All We Can Do Is Smile Back
Second Round Game 6 Vs. New Orleans: Spurs 99, Hornets 80 (3-3)
The frustrating, thrilling, maddening thing about sports is how, in an instant, one play changes everything that happened before and everything that will happen next. One unexpected, unpredictable, unscripted moment and suddenly all the storylines and perceptions differ and all your opinions and ideas have to be rethought, reconsidered.
One play, an innocent enough looking offensive foul ordinarily, committed with 10:11 to go in a rout, drastically altered the way everyone thought about the previous 37:49 of Game Six and even more importantly, how they’ll view Game Seven. What made this foul noteworthy when it otherwise wouldn’t have been was who committed it, whose body part he committed it against, and what the stakes were.
After all, there are literally thousands of hard fouls given during an NBA season.
99% of the time, no one gives a shit.
However, every so often a foul gets people’s attention. The broadcasters’ voices rise an octave or two. The media’s ears perk up. Old storylines are discarded and new ones are hastily written, in time for the morning paper and the 11:00 p.m. SportsCenter. Opinions change. Perceptions change. Futures change. Cheers turn into tears. Heroes become goats and vice versa. One measly foul changes millions of lives ands costs millions of dollars.
If you don’t think a single slap on the wrist or nudge on the hip can change the way the whole world looks and thinks about you, ask Manu Ginobili about it.
Better yet, ask Robert Horry.
These are two of the most clutch players in NBA history. Yet both of them will forever be remembered, unfairly, for a single stupid foul they committed. Manu’s wasn’t flagrant, but it changed the outcome of a series and could’ve very well cost his team a championship. Horry’s foul was flagrant, and while it didn’t cost his team a ring, (some would argue that it actually bolstered their chances) it cost him his reputation from an individual standpoint and even more importantly forever altered the way casual fans would view the Spurs franchise.
I admit I was looking ahead to Game Seven. Who wasn’t? I didn’t really consider the possibility that the Spurs would lose Game Six. They had too much pride, too much history, and contrary to popular opinion, too much talent to go down meekly at home. But for 37 minutes I was visualizing Game Seven one way and then for the final 11 minutes (and the two days afterward) I’ve thought about it another way, thanks once again, to Robert Horry.
By now everyone knows the story. Horry set a back pick on David West, the oft-grumpy Hornets power forward with the pinched nerve in his lower back, and even though Horry appeared to make contact more with West’s posterior than his back, the Xavier man crumpled into the ground in a heap, yelling in agony. Some of the crowd at the AT&T Center – notoriously among the quietest and most fickle fans in the league – chanted Horry’s name afterward.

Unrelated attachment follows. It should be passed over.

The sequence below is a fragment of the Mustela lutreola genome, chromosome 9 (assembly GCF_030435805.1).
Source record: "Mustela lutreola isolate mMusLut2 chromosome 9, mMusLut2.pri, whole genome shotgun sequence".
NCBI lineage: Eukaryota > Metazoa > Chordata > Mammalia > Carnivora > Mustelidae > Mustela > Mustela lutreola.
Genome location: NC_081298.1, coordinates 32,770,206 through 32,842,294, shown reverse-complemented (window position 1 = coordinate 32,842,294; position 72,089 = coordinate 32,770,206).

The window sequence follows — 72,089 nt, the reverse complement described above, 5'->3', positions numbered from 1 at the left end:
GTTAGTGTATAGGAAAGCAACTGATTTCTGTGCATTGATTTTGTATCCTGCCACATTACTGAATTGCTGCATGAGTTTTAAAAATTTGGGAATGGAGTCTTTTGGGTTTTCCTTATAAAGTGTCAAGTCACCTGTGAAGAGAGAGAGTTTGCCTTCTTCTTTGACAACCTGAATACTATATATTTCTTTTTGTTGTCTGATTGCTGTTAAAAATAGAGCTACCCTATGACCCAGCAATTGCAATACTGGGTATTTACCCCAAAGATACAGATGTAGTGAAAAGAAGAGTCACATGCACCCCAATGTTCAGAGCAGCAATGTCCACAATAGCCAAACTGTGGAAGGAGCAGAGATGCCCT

I think it’s important – vitally so – to separate the actions of the man from the reaction of the fans. Cheering any player’s injury, even West’s, is an unforgivable sin. I know West has been a prick all series. I know he’s taken a lot of cheap shots at Fab. Still, that’s no excuse. You just don’t taunt a man who’s hurt. That’s bush league stuff. It’s another example of why the Spurs themselves are a far better team than most of their fans deserve. Just look at the message boards. After Manu’s Game Seven foul on the Mavs’ Dirk Nowitzki in ’06, many of their so-called “fans” were calling for his head and demanding he be traded, just one year after he was a postseason hero for the Spurs. This year, after the team was slumping in mid-season, many fans were clamoring for a midseason trade for thug Ron Artest of the Kings, the quintessential example of a guy the Spurs organization is not about. Check out the ’08 free agency thread and you’ll see many posters wishing for the Nuggets’ J.R. Smith, another knucklehead. Maybe most damning of all, last year the Spurs didn’t sell out Game 2 of the Western Conference Finals, a sign that their supporters had grown complacent with the team’s success and that perhaps the Jazz weren’t a sexy enough opponent for them to root against.
I’m not trying to bite the hand that feeds me. As a blogger I know more than most that the Spurs have many passionate, quality fans. They just don’t have as many as they deserve, as the Game Six audience proved again. This is why it’s ultimately fitting that a Game Seven triumph, if it is to be, comes on the road. Thanks to these fans, with a little help from Horry, the Spurs are the bad guys again, the villains. No one wants anything to do with them. The guys deserve to do this alone. They need to do it alone. I hope they do it on the road not just this round but the next two as well. They need to be gladiators.